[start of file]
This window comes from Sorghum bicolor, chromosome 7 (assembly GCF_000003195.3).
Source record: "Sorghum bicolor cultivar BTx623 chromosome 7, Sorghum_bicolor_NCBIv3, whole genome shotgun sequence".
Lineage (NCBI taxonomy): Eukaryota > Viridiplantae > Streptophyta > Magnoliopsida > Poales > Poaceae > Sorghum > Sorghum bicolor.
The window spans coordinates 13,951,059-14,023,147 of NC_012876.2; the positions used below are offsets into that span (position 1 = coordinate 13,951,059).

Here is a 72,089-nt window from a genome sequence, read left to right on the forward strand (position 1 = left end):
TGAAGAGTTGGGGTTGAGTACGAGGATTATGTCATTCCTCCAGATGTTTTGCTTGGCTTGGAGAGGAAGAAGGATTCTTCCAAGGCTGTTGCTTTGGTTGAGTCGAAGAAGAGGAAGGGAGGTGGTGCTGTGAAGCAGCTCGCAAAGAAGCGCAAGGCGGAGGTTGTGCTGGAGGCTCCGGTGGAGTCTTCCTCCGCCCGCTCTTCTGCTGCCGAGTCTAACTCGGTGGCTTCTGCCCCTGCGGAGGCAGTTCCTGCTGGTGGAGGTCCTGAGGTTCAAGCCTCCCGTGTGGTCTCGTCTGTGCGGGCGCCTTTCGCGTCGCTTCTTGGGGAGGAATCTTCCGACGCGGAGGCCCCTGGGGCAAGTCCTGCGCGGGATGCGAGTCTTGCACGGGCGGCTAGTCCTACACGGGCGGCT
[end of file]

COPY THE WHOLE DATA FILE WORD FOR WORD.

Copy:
This window comes from Sorghum bicolor, chromosome 7 (assembly GCF_000003195.3).
Source record: "Sorghum bicolor cultivar BTx623 chromosome 7, Sorghum_bicolor_NCBIv3, whole genome shotgun sequence".
Lineage (NCBI taxonomy): Eukaryota > Viridiplantae > Streptophyta > Magnoliopsida > Poales > Poaceae > Sorghum > Sorghum bicolor.
The window spans coordinates 13,951,059-14,023,147 of NC_012876.2; the positions used below are offsets into that span (position 1 = coordinate 13,951,059).

Here is a 72,089-nt window from a genome sequence, read left to right on the forward strand (position 1 = left end):
TGAAGAGTTGGGGTTGAGTACGAGGATTATGTCATTCCTCCAGATGTTTTGCTTGGCTTGGAGAGGAAGAAGGATTCTTCCAAGGCTGTTGCTTTGGTTGAGTCGAAGAAGAGGAAGGGAGGTGGTGCTGTGAAGCAGCTCGCAAAGAAGCGCAAGGCGGAGGTTGTGCTGGAGGCTCCGGTGGAGTCTTCCTCCGCCCGCTCTTCTGCTGCCGAGTCTAACTCGGTGGCTTCTGCCCCTGCGGAGGCAGTTCCTGCTGGTGGAGGTCCTGAGGTTCAAGCCTCCCGTGTGGTCTCGTCTGTGCGGGCGCCTTTCGCGTCGCTTCTTGGGGAGGAATCTTCCGACGCGGAGGCCCCTGGGGCAAGTCCTGCGCGGGATGCGAGTCTTGCACGGGCGGCTAGTCCTACACGGGCGGCT